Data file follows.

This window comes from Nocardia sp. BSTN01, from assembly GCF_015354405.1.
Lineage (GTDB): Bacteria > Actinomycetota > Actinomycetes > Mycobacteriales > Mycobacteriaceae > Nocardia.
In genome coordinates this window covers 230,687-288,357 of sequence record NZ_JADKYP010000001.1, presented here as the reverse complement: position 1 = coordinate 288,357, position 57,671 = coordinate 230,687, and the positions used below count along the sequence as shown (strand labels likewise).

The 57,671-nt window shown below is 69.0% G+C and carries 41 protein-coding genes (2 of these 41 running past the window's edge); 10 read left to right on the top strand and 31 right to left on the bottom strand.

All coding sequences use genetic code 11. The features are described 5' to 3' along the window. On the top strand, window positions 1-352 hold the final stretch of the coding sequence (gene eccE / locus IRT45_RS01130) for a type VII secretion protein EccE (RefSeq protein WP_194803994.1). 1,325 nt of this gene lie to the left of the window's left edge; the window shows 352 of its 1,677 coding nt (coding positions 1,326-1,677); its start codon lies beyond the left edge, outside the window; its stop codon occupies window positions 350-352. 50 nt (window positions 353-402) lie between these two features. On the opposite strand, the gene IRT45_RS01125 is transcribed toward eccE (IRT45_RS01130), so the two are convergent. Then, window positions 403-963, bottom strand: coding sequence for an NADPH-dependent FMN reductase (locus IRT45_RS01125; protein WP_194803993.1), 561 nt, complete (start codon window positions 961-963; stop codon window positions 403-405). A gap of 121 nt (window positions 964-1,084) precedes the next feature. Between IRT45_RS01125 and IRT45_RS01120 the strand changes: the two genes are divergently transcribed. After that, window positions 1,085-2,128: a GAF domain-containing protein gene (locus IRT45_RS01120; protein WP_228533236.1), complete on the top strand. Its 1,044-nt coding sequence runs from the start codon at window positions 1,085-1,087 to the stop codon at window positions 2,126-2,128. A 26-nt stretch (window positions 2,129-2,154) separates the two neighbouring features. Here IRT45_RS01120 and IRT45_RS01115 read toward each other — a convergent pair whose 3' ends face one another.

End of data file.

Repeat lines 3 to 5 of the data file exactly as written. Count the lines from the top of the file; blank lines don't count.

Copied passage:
In genome coordinates this window covers 230,687-288,357 of sequence record NZ_JADKYP010000001.1, presented here as the reverse complement: position 1 = coordinate 288,357, position 57,671 = coordinate 230,687, and the positions used below count along the sequence as shown (strand labels likewise).

The 57,671-nt window shown below is 69.0% G+C and carries 41 protein-coding genes (2 of these 41 running past the window's edge); 10 read left to right on the top strand and 31 right to left on the bottom strand.

All coding sequences use genetic code 11. The features are described 5' to 3' along the window. On the top strand, window positions 1-352 hold the final stretch of the coding sequence (gene eccE / locus IRT45_RS01130) for a type VII secretion protein EccE (RefSeq protein WP_194803994.1). 1,325 nt of this gene lie to the left of the window's left edge; the window shows 352 of its 1,677 coding nt (coding positions 1,326-1,677); its start codon lies beyond the left edge, outside the window; its stop codon occupies window positions 350-352. 50 nt (window positions 353-402) lie between these two features. On the opposite strand, the gene IRT45_RS01125 is transcribed toward eccE (IRT45_RS01130), so the two are convergent. Then, window positions 403-963, bottom strand: coding sequence for an NADPH-dependent FMN reductase (locus IRT45_RS01125; protein WP_194803993.1), 561 nt, complete (start codon window positions 961-963; stop codon window positions 403-405). A gap of 121 nt (window positions 964-1,084) precedes the next feature. Between IRT45_RS01125 and IRT45_RS01120 the strand changes: the two genes are divergently transcribed. After that, window positions 1,085-2,128: a GAF domain-containing protein gene (locus IRT45_RS01120; protein WP_228533236.1), complete on the top strand. Its 1,044-nt coding sequence runs from the start codon at window positions 1,085-1,087 to the stop codon at window positions 2,126-2,128. A 26-nt stretch (window positions 2,129-2,154) separates the two neighbouring features. Here IRT45_RS01120 and IRT45_RS01115 read toward each other — a convergent pair whose 3' ends face one another.